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South Africa consequently had to arrange for a down payment of $600 million at a rate perceived to be extraordinarily high. It was too late for the country to induce any negotiations of the deal. Serious agreements ensued thus maneuvering South Africa to pay back much of the nation's hard currency debt in a short period. This led to the emergence of a new democratic regime stemming from an intense decade of internal turmoil. This placed a strong constraint on balancing the payments. In the period of 1993 and 1999, a formidable movement of labor groups, NGOs, and churches led protests against the repayment of the apartheid debts. Instead, they lobbied for rapid reparations for those who had previously been discriminated (Mercer 44).
The South African government economic policy of the previous years of 2000s was characterized by fiscal discipline and epitomized by GEAR. This policy did not deliver expected growth and jobs. Instead, it created room for reconsidering the development strategy of the government. The economy of the post apartheid regime was decimated by rising unemployment and low investment. In 2003, the rate of unemployment was approximately thirty percent higher than in any middle class nation such as Egypt and Brazil, which were comparable to South Africa in terms of economic performance. Responding to this crisis, the government designed a systematic strategy; while adopting significant reforms that increased expenditure on basic social services and housing. However, South Africa gave a different treatment to anti-poverty measures while treating economic policy differently, too. Although the policies were strategies to assist the poor, they were not incorporated in the government's overall strategy. The 2003 summit on growth and development manifested that the ruling state was in disagreement. This disagreement was brought about by ongoing debates on what strategy the government should adopt. Critics have attributed the neoliberalism's weak performance in South Africa to the temporary costs of transformation. In this regard, they made growth projections in the near future. On the other hand, some argued that South Africa was in dire need of more policies of intervention (Madi 71).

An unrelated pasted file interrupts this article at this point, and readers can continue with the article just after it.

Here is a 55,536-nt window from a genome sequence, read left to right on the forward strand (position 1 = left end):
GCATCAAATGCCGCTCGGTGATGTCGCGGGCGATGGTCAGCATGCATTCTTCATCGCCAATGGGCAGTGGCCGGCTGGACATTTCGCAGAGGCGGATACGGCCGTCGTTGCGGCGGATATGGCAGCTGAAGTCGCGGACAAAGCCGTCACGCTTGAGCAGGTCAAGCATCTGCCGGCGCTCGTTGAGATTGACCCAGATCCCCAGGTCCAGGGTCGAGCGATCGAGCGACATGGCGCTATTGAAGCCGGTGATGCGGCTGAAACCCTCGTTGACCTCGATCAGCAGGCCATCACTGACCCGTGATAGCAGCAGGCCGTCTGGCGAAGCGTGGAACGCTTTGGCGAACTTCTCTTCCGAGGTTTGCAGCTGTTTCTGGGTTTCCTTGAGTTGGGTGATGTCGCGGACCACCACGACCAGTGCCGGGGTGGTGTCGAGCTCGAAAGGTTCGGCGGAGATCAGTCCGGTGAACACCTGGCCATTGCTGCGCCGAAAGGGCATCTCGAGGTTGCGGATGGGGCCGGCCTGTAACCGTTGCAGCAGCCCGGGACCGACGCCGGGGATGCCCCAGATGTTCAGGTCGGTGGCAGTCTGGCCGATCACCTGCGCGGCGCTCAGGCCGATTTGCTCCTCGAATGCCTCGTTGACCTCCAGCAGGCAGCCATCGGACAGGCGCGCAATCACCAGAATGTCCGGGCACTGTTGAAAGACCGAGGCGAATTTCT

It is evident that the rate of unemployment increased from seventeen percent (in 1996) to thirty percent in 2003. Nevertheless, the figure increased to forty-one percent when citizens were discouraged from seeking employment. Looking at world standards, this was extremely high. Unemployment has been associated with shifts in informal work industry. In addition, the decline in remuneration slashed the consumer buying power by half. According to available statistics, high rates of unemployment were observed among the blacks, women, and the young. Still in 2003, the rate of unemployment remained heavily based on race. It affected fifty percent of Africans and only nine percent of the whites. Concerning African women, the unemployment rate was fifty-four percent (Nel and Christian 50).